Subscribe free to our newsletters via your
. Energy News .

Nigeria's booming oil theft racket costs $1B a month
by Staff Writers
Port Harcourt, Nigeria (UPI) Oct 18, 2013

Shell lifts force majeure on Nigerian oil exports
Lagos (AFP) Oct 18, 2013 - Anglo-Dutch oil giant Shell on Friday lifted a force majeure on crude oil exports from Nigeria after repairing a supply pipeline that has been repeatedly sabotaged in the country's oil region.

Shell's subsidiary in Nigeria (SPDC) said it "lifted the force majeure on Bonny Light exports effective noon today...following repair of recent spill points on the Trans Niger Pipeline (TNP)."

Force majeure is a legal term releasing a company from contractual obligations due to circumstances beyond its control. Bonny Light is one of the main grades of crude produced in Nigeria.

The force majeure was declared on October 10 as a result of spills recorded on the pipeline in the volatile oil-rich Ogoniland.

Shell has since restored production of 150,000 barrels per day of crude shut in as a result of the incident.

"Joint investigation of the spills has now been completed and the various reports signed off by all participants," the company said.

Shell said it regretted the spills, adding that a detailed investigation of the root cause of the pipeline failure was underway.

It also promised to compensate the affected communities.

"Arrangements for payment of compensation are being made in conjunction with people in Bunu-Tai and Nonwa-Tai, the two communities which the joint investigation confirmed were impacted by the spill," it said.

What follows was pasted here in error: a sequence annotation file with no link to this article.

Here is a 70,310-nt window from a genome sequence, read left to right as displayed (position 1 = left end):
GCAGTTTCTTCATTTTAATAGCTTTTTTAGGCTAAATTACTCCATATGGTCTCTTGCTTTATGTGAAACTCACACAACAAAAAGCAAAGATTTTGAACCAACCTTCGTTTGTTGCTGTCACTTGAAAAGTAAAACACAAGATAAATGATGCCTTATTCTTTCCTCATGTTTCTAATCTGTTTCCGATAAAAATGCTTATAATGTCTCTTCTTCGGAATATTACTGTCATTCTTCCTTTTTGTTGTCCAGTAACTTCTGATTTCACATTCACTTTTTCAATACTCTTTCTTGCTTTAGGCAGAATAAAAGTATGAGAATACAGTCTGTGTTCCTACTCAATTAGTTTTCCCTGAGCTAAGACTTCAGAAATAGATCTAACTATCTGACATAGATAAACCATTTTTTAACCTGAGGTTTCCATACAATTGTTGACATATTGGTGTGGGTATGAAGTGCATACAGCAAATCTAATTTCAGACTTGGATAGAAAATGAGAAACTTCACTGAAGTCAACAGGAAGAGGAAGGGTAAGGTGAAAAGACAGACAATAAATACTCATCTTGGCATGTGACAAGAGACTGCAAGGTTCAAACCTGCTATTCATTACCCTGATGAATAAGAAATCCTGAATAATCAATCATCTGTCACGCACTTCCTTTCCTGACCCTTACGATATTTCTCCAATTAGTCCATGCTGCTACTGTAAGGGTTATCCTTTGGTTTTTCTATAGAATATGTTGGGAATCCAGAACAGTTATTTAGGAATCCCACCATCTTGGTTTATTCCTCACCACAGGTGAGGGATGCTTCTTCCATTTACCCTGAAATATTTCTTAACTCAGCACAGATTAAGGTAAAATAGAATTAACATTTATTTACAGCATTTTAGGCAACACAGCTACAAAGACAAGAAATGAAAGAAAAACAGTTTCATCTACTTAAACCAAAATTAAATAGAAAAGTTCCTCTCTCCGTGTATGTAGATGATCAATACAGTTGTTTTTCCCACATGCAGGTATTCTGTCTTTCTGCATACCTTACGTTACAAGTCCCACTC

The TNP has been repeatedly attacked by vandals and oil thieves, with Shell claiming the pipeline has been closed down at least five times since early July.

Shell has blamed repeated oil thefts and sabotage of key pipelines as the major cause of spills and pollution in the oil-producing region.

Crude oil theft is a major problem in Nigeria, with estimates that the country loses some $6 billion in revenue per year.

Nigeria is Africa's largest producer, accounting for more than two million barrels per day.

Royal Dutch Shell is selling off four of its onshore Nigerian oil blocks because of the constant theft of large volumes oil from its pipelines, officials said.

The move highlights the West African state's growing battle with criminal syndicates that are stealing an average of 100,000 barrels of crude a day. That costs the continent's second largest economy after South Africa up to $1 billion a month, a criminal enterprise on an industrial scale that officials say rivals the narcotics trade as the world's most lucrative crime.

Oil industry officials and community workers say this massive theft of Nigeria's key resource involves crooked politicians, security forces, oil industry personnel and oil traders.

There are also militant groups operating in the oil-rich but impoverished Niger Delta, a labyrinth of swamps and creeks that provide cover for the complex network of crime.

"There's a sophisticated organization," says Philip Mshelbila, Shell's chief of communications in Lagos, Nigeria's commercial capital. "Clearly it's not just local. There has to be a wide network."

Mela Oforibika, a lawyer and head of the delta community of Bolo in southern Nigeria that's the center of the oil theft network, asserts that the military is paid off by crime syndicates.